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Letter from John Hancock to Elias Boudinot
Hancock, John, 1737-1793
October 28, 1783
Volume 16, Pages 988-990

HON. JOHN HANCOCK TO THE PRESIDENT OF CONGRESS.

Boston, 28th October, 1783.

To His Excellency the President of Congress,

Sir:

The great and unequal quantity of Continental bills of the old emission, so called, now remaining in the hands of the good people of this Commonwealth is so grievous and therefore a matter so important to them that this Legislature is constrained repeatedly to remonstrate it to your honorable body.

The several States were earnestly called upon by Congress to redeem their respective proportions of those Bills at a time when the existence of the army and the very cause the United States were contending for was threatened by their great and rapidly increasing depreciation. We would with all due deference urge the attention of Congress to a matter so interesting to us. Permit us Sir, to ask, were not all the States equally obliged to redeem their quotas? Did they all fulfil that obligation? Are there not some states who have not redeemed one farthing? Has not this State redeemed its full proportion as charged upon it by Congress? They have done it at the rate for 40 for one agreeably to the recommendation. Can it be expected that while so great a share of their property lies dead in their Coffers the people will be able to yield their aid for the future supply of the public Treasury? And how long can it be supposed it will be before a manly and free people, sensible of such unequal burdens will hearken to the dictates of their own feelings and even refuse to advance more till they are relieved? The Congress, the Legislatures of the several States, wise and virtuous men see the importance of maintaining the National honor and faith. And is not the National honor and faith concerned in this matter? It is said that Congress is bound to fulfil every contract made, the half pay or commutation for instance, that they have pledged their faith and cannot recall it. And is not the public faith as strongly pledged and as irrevocably in this case as in any other? We appeal to the Resolutions of Congress and rely upon it that the representative body of the United States will speedily afford relief to that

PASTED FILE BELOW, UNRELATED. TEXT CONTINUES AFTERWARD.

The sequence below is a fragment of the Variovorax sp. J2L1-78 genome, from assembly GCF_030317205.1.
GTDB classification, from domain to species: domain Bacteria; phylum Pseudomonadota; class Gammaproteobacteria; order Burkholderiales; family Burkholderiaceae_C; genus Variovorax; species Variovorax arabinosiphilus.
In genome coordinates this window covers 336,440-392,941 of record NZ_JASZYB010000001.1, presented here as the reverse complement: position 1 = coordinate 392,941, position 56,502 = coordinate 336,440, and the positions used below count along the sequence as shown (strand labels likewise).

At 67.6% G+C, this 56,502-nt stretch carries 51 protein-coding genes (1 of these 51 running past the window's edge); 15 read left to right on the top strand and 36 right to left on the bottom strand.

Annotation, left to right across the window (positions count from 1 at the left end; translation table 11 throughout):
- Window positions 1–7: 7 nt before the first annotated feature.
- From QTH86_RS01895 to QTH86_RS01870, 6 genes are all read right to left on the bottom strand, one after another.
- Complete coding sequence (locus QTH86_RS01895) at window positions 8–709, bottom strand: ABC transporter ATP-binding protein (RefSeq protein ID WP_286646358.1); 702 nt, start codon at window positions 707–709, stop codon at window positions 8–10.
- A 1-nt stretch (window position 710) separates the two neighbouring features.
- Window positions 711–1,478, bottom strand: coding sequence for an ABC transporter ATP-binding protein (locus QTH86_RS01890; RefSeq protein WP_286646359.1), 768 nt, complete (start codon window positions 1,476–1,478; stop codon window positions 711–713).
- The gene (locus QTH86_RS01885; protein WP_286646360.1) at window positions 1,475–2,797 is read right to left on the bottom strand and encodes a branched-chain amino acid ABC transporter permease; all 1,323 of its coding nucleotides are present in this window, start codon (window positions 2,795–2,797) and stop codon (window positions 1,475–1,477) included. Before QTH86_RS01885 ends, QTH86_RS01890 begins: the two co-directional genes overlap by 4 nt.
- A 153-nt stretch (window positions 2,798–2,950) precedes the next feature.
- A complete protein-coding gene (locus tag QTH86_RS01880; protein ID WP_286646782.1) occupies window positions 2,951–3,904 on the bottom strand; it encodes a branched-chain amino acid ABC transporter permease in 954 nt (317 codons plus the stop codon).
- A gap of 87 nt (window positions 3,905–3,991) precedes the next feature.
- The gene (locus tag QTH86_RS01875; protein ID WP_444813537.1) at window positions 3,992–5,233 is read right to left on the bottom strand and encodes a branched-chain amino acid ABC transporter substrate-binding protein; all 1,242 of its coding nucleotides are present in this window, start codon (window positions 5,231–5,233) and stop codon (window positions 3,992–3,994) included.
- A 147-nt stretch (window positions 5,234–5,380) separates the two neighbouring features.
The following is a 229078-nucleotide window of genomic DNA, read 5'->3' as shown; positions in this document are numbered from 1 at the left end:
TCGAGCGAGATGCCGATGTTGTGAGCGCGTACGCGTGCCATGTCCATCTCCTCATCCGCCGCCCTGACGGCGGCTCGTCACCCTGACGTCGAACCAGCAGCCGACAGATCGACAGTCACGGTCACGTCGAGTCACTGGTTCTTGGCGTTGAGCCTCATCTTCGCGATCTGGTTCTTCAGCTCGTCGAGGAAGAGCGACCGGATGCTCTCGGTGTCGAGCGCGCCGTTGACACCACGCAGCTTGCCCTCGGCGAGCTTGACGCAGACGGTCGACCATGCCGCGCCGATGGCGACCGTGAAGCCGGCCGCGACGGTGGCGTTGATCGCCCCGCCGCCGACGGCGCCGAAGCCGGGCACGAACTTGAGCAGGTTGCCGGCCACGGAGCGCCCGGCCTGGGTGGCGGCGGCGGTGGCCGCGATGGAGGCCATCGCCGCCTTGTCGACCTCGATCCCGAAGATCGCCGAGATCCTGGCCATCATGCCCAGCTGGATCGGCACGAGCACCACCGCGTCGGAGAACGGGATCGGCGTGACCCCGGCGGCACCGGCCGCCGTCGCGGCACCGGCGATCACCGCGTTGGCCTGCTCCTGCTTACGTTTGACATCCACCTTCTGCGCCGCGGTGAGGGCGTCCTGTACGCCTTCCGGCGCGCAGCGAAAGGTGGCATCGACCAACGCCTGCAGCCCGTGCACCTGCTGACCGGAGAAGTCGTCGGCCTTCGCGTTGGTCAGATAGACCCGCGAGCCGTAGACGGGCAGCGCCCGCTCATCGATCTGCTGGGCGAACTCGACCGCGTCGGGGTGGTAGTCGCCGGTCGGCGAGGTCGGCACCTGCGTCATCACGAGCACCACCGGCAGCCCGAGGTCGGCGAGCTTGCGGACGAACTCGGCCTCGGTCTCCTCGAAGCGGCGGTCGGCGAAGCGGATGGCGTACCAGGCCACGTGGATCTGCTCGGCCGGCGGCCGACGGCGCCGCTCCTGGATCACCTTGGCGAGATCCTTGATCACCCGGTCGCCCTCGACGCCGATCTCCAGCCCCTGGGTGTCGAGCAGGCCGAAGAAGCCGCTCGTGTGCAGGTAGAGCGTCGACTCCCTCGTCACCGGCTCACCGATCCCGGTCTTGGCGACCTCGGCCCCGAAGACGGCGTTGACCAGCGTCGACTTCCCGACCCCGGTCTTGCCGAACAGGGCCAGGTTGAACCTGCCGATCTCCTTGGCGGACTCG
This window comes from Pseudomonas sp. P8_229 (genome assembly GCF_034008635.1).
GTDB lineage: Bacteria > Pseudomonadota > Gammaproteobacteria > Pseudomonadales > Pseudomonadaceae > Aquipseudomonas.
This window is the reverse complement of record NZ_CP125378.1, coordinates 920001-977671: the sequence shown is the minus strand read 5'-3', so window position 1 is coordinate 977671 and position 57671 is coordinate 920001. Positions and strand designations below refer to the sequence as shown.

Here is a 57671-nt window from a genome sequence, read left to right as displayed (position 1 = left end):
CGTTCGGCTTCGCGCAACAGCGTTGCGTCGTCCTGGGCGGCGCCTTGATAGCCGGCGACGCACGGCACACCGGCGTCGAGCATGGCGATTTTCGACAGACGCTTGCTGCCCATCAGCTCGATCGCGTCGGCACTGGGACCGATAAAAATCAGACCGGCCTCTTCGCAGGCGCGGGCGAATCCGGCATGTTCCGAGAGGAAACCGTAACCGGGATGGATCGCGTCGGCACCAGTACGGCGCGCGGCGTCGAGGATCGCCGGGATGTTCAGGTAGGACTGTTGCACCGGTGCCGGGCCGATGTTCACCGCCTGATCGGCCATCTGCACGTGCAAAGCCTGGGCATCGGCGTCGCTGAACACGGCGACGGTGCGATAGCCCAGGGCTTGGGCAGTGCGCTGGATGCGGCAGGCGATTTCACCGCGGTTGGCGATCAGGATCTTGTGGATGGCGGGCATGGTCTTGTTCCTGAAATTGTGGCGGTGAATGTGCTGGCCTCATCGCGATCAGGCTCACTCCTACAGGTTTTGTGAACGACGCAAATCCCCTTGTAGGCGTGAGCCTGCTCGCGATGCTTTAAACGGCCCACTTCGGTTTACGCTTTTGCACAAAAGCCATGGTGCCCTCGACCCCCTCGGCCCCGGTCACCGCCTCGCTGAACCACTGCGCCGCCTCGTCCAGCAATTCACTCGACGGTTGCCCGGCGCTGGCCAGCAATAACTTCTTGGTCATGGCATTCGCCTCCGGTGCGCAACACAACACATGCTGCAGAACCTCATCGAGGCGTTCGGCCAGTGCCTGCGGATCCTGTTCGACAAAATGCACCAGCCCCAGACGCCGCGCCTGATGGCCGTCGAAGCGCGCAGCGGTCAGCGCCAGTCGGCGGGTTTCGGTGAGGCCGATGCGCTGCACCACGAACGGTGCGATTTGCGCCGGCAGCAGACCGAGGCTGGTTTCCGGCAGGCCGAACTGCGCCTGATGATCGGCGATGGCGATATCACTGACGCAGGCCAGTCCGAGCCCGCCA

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State which perhaps has discovered itself the most forward in its duty in this particular case, and come to a decision which public Justice, public faith and honor shall point out and require.

To other subjects of no less importance this Commonwealth would again Sir, call the attention of Congress.

The vast expense this State was at in forming and carrying on the expedition against Penobscot—true it is this expedition was engaged in by this State; but when such a measure is pursued that in its consequences must affect the whole union, they conceive it to be of national concern, and therefore ought to be a national debt. In the exigencies of our affairs in the late arduous contest, this State on this and other occasions often thought it to be her duty to seize every advantage that could advance the common cause to part with her property and render her services relying on the goodness of her cause, the necessity of the measures and the assurances of Congress that there should be a day of equal retribution. The enemy were advantageously posted for the purpose of extending their depredations by land and still better situated to annoy the commerce of the United States. With a view to prevent those evils this Commonwealth engaged in the undertaking which Congress she then believed would have recommended readily had not their attention at that time been drawn to other and more important scenes, the operations of the enemy in other States. As the States were all interested in this expedition Congress will not let the whole burden of it fall an intolerable load on those who generously engaged in it because in the chance of war it proved unfortunate.

This expense added to the large bounties allowed and given by the State in recruiting that army that fought in the defence of the whole is a source of great uneasiness, for the Commissioner for settling the accts. of this Commonwealth with the United States not thinking himself authorized by the resolves of Congress and by his instructions to allow those bounties, and consequently in his settlements taking no notice of them excites the fears and apprehensions of the people of this Commonwealth that this is to be another source of inequality. This construction of the resolves, and those proceedings create the greatest dissatisfaction in their minds as they are contrary to what they and their Legislature ever Supposed to be the Spirit and meaning of them and of all their federal engagements of

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this general extent, for in all matters of War and peace and other general concerns these United States ought to be considered as one compact Nation engaged in one common cause and every part and individual of it to be rewarded as far as practicable in proportion to the services performed.

This Commonwealth Sir, would not only call the attention of Congress to the large proportion of troops furnished by this State but to the large bounties they were obliged to give, because many of their subject were engaged on the seas in the common cause and because a large proportion of them were constantly employed in the Land service of the Continent.

This Commonwealth Sir, on these considerations and many other that might here be recited do think it just and equitable their just right and claim that the Commissioner appointed for the purposes above mentioned should in settling with this State have now explicit instructions to allow the several bounties given by it in recruiting the army as a charge against the United States.”

JOHN HANCOCK.